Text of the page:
An apocalyptic comedy is coming to Longstreet Theatre. "Mr. Burns, a post-electric play," by Anne Washburn with a musical score by Michael Friedman, debuts Feb. 17 from the University of South Carolina Department of Theatre and Dance.
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Students, educators and other community members gathered at Trustus Theatre and Longstreet Theatre on Thursday night to participate in a nationwide ceremony against intolerance. The event, known as the Ghostlight Project, promoted messages of inclusivity and hope. Individuals at Longstreet Theatre were encouraged to shine a flashlight from their phones while Kevin Bush, the marketing director at the USC department of theatre and dance, sang an a cappella version of the song “Beautiful City” from the Broadway musical “Godspell.” At Trustus, Columbia Poet Laureate Ed Madden read an original poem entitled “The Gates.” The ceremonies were brief, but they generated a lasting message of support and empathy.
Gender identity, nature vs. nurture and the journey of finding oneself. All of these themes are woven into the next show at Trustus Theatre, “Boy,” which premieres this Friday, Jan. 13.
Broadway’s wildly successful “Hamilton: An American Musical” took an eventful turn on its otherwise regular Friday night performance. In attendance was Vice President-elect Mike Pence, whom the cast’s Brandon Victor Dixon addressed at the conclusion of the show.
The "American Idiot" musical at the Trustus Theatre brings the band Green Day’s 2004 rock opera to life with a full cast of actors, singers, dancers, stage lights and a live band.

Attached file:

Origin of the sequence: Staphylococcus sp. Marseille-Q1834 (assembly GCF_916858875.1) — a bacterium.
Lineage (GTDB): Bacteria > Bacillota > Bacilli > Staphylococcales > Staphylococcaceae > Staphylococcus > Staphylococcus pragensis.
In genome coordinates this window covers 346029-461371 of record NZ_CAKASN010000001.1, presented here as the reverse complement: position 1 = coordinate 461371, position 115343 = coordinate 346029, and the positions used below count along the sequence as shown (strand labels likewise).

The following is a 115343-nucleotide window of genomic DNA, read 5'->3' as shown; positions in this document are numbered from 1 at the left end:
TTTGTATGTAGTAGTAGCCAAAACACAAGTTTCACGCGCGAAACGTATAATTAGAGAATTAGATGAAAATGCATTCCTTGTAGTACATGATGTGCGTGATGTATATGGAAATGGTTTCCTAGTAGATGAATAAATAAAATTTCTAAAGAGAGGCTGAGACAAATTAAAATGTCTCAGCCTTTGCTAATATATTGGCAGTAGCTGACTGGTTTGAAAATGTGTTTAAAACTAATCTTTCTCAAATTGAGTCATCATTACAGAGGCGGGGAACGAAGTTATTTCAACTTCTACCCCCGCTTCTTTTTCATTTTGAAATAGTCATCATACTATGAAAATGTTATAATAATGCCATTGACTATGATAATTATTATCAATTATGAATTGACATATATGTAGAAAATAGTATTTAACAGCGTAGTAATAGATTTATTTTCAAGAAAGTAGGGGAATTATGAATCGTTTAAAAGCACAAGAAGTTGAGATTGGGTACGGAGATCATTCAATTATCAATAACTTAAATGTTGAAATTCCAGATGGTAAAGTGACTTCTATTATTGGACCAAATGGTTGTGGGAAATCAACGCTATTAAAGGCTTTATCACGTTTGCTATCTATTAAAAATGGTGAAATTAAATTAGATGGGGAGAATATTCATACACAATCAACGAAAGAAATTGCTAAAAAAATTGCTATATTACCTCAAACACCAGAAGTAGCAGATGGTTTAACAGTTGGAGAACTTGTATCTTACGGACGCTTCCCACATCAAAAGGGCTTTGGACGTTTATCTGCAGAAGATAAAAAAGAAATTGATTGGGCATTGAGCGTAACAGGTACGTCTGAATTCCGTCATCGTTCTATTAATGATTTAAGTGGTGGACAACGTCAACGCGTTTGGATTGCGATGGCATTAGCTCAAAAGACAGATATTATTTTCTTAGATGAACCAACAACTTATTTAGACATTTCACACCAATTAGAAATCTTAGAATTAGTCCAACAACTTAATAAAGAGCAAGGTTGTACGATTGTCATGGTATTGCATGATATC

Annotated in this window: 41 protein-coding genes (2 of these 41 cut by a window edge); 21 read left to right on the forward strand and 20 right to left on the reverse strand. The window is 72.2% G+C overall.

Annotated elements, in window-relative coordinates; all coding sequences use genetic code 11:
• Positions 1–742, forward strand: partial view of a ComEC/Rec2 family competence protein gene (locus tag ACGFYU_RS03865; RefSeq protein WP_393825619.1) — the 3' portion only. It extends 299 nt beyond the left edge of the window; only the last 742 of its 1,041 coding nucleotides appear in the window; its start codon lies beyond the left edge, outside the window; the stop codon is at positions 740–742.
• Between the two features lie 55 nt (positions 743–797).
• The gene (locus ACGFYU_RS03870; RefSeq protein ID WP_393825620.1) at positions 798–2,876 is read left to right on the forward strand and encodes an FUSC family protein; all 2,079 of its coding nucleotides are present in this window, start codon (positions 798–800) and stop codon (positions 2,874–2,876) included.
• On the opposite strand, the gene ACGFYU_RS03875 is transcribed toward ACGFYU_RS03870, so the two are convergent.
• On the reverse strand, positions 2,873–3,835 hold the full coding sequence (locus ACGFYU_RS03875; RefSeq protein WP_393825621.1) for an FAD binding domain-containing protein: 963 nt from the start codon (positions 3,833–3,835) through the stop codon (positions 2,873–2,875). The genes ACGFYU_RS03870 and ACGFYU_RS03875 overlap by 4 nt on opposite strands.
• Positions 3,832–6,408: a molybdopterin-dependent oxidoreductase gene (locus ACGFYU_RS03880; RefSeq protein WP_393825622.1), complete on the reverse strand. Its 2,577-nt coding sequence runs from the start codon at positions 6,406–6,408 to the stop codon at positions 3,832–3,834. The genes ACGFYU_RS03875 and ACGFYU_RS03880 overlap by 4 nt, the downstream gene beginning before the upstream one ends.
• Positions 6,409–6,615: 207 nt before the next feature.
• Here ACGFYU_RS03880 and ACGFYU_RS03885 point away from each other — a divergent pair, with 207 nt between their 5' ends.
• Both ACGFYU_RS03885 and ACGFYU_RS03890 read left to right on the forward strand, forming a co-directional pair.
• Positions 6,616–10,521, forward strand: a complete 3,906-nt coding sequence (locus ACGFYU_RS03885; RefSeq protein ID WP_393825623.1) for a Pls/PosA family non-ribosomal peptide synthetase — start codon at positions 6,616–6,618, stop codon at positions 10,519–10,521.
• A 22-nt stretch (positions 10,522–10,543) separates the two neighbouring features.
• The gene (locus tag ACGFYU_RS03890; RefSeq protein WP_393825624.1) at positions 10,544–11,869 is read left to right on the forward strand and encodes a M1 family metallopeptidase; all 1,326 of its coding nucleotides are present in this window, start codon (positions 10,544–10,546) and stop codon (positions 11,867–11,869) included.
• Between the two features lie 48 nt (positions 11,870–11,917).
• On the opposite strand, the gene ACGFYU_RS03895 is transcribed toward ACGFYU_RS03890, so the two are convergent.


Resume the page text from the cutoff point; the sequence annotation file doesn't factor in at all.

For anyone interested in old books, good food, and, of course, Shakespeare, the perfect weekend destination is Staunton, Virginia. Just over the mountains from Charlottesville, this small town is home to the American Shakespeare Center and the only replica of the Blackfriars Playhouse, Shakespeare’s original indoor theater. Surrounding the theater are a host of cafes and coffee shops serving fresh and local food, all sorts of small book shops stocked with old and new books and an assortment of antique and art shops that you're sure to find something in.
"The Tempest" will be performed at Drayton Hall Theatre from April 15 - 23, coinciding with the exhibit of the First Folio at USC. The play offers Shakespeare enthusiasts and students alike an opportunity to experience one of the last works written by the great English playwright.
For many people, working for Disney was a childhood dream. Very few get to claim it as their actual job. Lynlee Jewell is one of those few, working for the place “where dreams come true.”
"Peter and the Starcatcher" opened March 11 at the Trustus Theatre in the Vista. The play tells the story of Molly, a Starcatcher, aboard the Neverland ship as she meets three unlikely friends — orphans Prentiss, Ted and no-name Mule. After Molly and the boys become friends, they go off on an adventure of epic, life-changing proportions.
Emily Mann's play "Still Life," put on by the USC Theatre and Dance Department, provides a glimpse into the turmoil that follows war. The play takes place post-Vietnam War, and is shown through the perspectives of Mark, a Marine; Cheryl, his wife; and Nadine, the woman Mark is having an affair with.